For example, the problem of moving to low-carbon energy sources is top of everyone’s list of grand challenges. We’re seeing some consensus (albeit not a very enthusiastic one) around the immediate need to build new nuclear power stations, to implement carbon capture and storage and to expand wind power, and research is certainly needed to support this, for example to reduce the high cost and energy overheads of carbon capture and storage. But it’s important to recognise that many of these solutions will be at best stop-gap, interim solutions, and to make sure we’re putting the research in place to enable solutions that will be sustainable for the long-term. We don’t know, at the moment, what these solutions will be. Perhaps fusion will finally deliver, maybe a new generation of cellulosic biofuels will have a role, perhaps (as my personal view favours) large scale cheap photovoltaics will be the solution. It’s important to keep the possibilities open.

So, this kind of societally directed, “Grand challenge”, inspired research isn’t necessarily short term, applied research, and although the practicalities of production and scale-up need to integrated at an early stage, it’s not necessarily driven by industry. It needs to preserve a diversity of approaches, to be robust in the face of our inevitable uncertainty.

One of Helga’s contributions to the understanding of modern techno-science has been the idea of “mode II knowledge production”, which she defined in an influential book with Michael Gibbons and others. In this new kind of science, problems are defined from the outset in the context of potential application, they are solved by the bringing together of transient, transdisciplinary networks, and their outcomes are judged by different criteria of quality than pure disciplinary research, including judgements of their likely economical viability or social acceptability.

This idea has been controversial. I think many people accept this represents the direction of travel of recent science. What’s at issue is whether it is a good thing; Helga and her colleagues have been at pains to stress that their work is purely descriptive, and implies no judgement of the desirability of these changes. But many of my colleagues in academic science think they are very definitely undesirable (see my earlier post Mode 2 and its discontents). One interesting point, though, is that in arguing against more directed ways of managing science, many people point to the many very valuable discoveries that have been serendipitously in the course of undirected, investigator driven research. Examples are manifold, from lasers to giant magneto-resistance, to restrict the examples to physics. It’s worth noting, though, that while this is often made as an argument against so-called “instrumental” science, it actually appeals to instrumental values. If you make this argument, you are already conceding that the purpose of science is to yield progress towards economic or political goals; you are simply arguing about the best way to organise science to achieve those goals.

Not that we should think this new. In the manifestos for modern science, written by Francis Bacon, that were so important in defining the mission of this society at its foundation three hundred and fifty years ago, the goal of science is defined as “an improvement in man’s estate and an enlargement of his power over nature”. This was a very clear contextualisation of science for the seventeenth century; perhaps our recontextualisation of science for the 21st century won’t prove so very different.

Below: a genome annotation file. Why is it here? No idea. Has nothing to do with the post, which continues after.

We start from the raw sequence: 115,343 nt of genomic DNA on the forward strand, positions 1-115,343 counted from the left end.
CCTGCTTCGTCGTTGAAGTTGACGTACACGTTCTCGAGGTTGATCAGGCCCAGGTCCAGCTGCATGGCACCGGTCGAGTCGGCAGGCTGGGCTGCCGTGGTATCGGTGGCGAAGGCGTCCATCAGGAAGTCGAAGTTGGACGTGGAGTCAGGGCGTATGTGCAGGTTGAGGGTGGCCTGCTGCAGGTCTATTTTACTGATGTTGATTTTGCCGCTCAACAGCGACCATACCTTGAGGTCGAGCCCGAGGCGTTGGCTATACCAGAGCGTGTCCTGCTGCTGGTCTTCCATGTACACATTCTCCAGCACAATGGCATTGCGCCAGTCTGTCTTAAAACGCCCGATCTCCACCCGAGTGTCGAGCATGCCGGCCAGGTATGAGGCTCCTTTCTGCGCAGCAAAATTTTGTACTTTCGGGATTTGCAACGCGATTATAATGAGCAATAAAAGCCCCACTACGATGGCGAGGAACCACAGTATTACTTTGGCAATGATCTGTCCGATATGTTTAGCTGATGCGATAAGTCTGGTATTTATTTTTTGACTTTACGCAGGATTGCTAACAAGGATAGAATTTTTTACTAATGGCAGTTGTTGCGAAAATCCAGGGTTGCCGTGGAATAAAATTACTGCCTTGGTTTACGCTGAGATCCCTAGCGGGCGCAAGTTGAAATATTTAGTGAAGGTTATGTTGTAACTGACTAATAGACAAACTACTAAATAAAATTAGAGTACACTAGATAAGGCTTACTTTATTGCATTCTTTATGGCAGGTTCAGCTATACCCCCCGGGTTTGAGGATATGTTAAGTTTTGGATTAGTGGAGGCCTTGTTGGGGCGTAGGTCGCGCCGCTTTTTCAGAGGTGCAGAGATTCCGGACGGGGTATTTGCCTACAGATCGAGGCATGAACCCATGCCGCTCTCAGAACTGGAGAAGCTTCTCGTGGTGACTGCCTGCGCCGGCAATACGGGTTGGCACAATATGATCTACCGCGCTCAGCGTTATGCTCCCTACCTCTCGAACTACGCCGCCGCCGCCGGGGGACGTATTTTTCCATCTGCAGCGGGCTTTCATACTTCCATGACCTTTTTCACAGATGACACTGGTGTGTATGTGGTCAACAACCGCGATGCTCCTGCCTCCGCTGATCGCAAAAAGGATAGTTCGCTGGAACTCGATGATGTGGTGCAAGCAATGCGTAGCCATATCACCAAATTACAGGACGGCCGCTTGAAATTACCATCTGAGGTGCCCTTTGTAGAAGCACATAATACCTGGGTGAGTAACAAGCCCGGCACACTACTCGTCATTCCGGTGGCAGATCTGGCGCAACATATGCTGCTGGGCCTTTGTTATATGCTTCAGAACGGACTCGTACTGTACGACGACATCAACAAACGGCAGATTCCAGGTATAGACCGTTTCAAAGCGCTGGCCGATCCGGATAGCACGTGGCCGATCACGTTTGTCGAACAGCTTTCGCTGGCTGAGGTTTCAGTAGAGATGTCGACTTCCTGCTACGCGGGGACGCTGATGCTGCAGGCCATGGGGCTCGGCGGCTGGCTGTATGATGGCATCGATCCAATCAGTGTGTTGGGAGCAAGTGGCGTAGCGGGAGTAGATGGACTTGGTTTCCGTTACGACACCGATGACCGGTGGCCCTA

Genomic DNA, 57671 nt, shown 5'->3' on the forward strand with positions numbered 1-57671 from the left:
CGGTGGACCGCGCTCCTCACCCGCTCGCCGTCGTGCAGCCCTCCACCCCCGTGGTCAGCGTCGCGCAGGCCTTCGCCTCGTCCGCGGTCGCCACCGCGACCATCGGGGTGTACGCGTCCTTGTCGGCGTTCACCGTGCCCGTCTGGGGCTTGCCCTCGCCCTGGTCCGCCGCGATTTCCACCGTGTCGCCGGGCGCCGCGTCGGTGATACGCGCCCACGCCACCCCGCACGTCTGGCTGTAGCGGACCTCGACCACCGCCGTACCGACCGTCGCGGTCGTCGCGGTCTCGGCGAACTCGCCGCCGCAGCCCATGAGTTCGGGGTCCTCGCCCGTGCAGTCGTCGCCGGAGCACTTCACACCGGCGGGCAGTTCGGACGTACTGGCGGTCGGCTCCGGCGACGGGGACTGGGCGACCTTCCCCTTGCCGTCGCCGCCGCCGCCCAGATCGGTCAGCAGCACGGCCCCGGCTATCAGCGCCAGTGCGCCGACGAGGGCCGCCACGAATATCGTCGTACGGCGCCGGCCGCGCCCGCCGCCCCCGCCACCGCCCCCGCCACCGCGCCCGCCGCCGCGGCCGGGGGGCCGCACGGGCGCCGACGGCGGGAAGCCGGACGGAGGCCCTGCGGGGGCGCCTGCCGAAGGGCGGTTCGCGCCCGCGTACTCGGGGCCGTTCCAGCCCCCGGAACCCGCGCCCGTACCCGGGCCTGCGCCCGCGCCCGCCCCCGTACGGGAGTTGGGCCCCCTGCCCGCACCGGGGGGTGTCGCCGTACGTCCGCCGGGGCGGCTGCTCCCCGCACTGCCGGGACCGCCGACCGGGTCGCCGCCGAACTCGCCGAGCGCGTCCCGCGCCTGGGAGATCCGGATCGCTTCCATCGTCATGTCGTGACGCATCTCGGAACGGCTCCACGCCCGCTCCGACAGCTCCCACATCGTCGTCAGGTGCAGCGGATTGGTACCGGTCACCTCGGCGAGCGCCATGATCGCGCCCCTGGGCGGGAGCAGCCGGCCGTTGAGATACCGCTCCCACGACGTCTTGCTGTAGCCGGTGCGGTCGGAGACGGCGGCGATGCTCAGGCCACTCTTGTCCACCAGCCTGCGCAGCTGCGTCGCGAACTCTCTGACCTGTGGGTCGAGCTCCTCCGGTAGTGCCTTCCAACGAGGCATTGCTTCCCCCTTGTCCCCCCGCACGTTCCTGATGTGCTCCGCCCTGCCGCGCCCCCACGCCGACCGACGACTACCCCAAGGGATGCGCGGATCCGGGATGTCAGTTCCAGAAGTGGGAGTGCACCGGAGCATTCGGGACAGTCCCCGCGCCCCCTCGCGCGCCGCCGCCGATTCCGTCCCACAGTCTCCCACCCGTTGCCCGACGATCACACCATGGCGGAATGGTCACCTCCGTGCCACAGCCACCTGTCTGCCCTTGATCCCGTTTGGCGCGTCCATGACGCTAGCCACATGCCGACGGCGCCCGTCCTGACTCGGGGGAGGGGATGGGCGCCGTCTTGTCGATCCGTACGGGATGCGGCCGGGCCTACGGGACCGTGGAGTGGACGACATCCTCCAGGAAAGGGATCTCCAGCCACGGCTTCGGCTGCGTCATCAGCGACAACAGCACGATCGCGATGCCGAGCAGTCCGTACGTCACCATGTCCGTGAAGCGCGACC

Easing the transition to a new solar economy

Sunday, November 8th, 2009

In the run up to the Copenhagen conference, a UK broadcaster has been soliciting opinions from scientists in response to the question “Which idea, policy or technology do you think holds the greatest promise or could deliver the greatest benefit for addressing climate change?”. Here’s the answer given by myself and my colleague Tony Ryan.”

We think the single most important idea about climate change is the optimistic one, that, given global will and a lot of effort to develop the truly sustainable technologies we need, we could emerge from some difficult years to a much more positive future, in which a stable global population lives prosperously and sustainably, supported by the ample energy resources of the sun.

We know this is possible in principle, because the total energy arriving on the planet every day from the sun far exceeds any projection of what energy we might need, even if the earth’s whole population enjoys the standard of living that we in the developed world take for granted.

Our problem is that, since the industrial revolution, we have become dependent on energy in a highly concentrated form, from burning fossil fuels. It’s this that has led, not just to our prosperity in the developed world, but to our very ability to feed the world at its current population levels. Before the industrial revolution, the limits on the population were set by the sun and by the productivity of the land; fossil fuels broke that connection (initially through mechanisation and distribution which led to a small increase in population, but in the last century by allowing us to greatly increase agricultural yields using nitrogen fertilizers made by the highly energy intensive Haber-Bosch process). Now we see that the last three hundred years have been a historical anomaly, powered by fossil fuels in a way that can’t continue. But we can’t go back to pre-industrial ways without mass starvation and a global disaster